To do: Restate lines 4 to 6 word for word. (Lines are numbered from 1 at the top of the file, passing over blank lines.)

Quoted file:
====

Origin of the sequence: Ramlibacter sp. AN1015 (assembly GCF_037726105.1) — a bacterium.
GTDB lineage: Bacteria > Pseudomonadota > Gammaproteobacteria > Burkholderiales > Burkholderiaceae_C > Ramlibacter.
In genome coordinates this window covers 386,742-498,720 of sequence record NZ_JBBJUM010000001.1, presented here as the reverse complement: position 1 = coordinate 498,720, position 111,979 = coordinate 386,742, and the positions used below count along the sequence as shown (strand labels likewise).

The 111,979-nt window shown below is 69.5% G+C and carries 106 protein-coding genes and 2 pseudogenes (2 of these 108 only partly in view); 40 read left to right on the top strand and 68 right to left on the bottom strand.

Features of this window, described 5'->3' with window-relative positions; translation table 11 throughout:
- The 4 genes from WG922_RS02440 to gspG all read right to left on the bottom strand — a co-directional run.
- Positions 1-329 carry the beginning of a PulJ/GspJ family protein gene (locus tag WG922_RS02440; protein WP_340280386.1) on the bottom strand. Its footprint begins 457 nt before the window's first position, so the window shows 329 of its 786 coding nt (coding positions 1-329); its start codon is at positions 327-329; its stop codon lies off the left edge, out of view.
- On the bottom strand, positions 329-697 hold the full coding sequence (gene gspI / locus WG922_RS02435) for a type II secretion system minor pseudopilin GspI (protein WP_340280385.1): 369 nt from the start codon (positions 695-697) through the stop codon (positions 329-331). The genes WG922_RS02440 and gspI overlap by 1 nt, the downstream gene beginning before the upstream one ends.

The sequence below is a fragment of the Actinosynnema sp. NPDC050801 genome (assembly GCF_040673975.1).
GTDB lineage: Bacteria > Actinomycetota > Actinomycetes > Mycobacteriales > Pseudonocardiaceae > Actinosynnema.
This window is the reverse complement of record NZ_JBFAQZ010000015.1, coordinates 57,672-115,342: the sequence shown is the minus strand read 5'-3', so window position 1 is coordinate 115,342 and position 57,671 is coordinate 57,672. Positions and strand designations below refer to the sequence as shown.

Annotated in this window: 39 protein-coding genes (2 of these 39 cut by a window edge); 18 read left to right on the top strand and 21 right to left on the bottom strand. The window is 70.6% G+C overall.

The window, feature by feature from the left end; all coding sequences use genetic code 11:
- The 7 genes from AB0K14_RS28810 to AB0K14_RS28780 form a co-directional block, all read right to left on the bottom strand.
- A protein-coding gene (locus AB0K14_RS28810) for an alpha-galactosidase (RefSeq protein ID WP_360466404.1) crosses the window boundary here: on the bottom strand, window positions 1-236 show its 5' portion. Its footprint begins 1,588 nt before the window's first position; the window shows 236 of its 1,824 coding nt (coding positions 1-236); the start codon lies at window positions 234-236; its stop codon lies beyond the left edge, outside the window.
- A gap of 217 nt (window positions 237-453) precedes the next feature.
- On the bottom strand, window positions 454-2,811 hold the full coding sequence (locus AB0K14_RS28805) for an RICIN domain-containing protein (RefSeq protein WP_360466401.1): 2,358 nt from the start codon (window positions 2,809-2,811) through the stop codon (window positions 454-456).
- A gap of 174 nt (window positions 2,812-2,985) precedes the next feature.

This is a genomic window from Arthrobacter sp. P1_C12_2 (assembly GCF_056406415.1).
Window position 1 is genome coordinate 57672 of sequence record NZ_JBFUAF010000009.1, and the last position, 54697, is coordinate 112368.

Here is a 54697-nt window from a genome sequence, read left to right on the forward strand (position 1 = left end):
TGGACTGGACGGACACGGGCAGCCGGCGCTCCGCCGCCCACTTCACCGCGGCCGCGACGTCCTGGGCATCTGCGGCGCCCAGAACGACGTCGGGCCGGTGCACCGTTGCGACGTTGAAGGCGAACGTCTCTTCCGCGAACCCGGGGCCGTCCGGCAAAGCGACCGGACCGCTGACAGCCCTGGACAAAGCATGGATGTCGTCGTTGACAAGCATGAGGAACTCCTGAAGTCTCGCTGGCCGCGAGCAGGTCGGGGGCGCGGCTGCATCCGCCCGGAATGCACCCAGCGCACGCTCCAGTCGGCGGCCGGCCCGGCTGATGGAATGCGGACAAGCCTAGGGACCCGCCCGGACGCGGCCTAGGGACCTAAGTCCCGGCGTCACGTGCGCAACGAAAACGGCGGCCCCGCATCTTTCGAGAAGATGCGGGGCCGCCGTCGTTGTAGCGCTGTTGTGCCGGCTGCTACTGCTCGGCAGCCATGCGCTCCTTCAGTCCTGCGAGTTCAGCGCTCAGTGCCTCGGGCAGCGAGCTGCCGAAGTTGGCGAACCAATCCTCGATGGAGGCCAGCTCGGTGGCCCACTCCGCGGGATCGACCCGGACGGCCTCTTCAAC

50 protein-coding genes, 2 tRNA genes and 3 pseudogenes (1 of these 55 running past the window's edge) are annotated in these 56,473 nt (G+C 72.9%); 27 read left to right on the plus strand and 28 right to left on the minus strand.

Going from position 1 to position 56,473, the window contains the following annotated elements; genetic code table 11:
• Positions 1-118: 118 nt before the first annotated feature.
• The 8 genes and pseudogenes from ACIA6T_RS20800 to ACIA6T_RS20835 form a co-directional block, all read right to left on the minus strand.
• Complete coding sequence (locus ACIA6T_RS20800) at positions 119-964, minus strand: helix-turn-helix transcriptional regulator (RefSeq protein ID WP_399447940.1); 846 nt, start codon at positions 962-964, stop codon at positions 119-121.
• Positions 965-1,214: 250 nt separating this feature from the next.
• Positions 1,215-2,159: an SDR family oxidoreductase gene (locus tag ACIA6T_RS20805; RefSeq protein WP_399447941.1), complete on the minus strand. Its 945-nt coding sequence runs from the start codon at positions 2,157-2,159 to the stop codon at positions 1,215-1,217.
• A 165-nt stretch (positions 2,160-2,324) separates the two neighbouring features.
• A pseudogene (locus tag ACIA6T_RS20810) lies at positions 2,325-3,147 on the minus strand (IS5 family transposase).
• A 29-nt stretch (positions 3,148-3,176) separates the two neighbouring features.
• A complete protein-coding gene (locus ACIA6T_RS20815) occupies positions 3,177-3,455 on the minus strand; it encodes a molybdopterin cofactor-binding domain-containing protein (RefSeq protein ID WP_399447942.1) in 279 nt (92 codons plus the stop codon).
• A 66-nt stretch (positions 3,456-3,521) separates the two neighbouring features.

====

The 111,979-nt window shown below is 69.5% G+C and carries 106 protein-coding genes and 2 pseudogenes (2 of these 108 only partly in view); 40 read left to right on the top strand and 68 right to left on the bottom strand.

Features of this window, described 5'->3' with window-relative positions; translation table 11 throughout:
- The 4 genes from WG922_RS02440 to gspG all read right to left on the bottom strand — a co-directional run.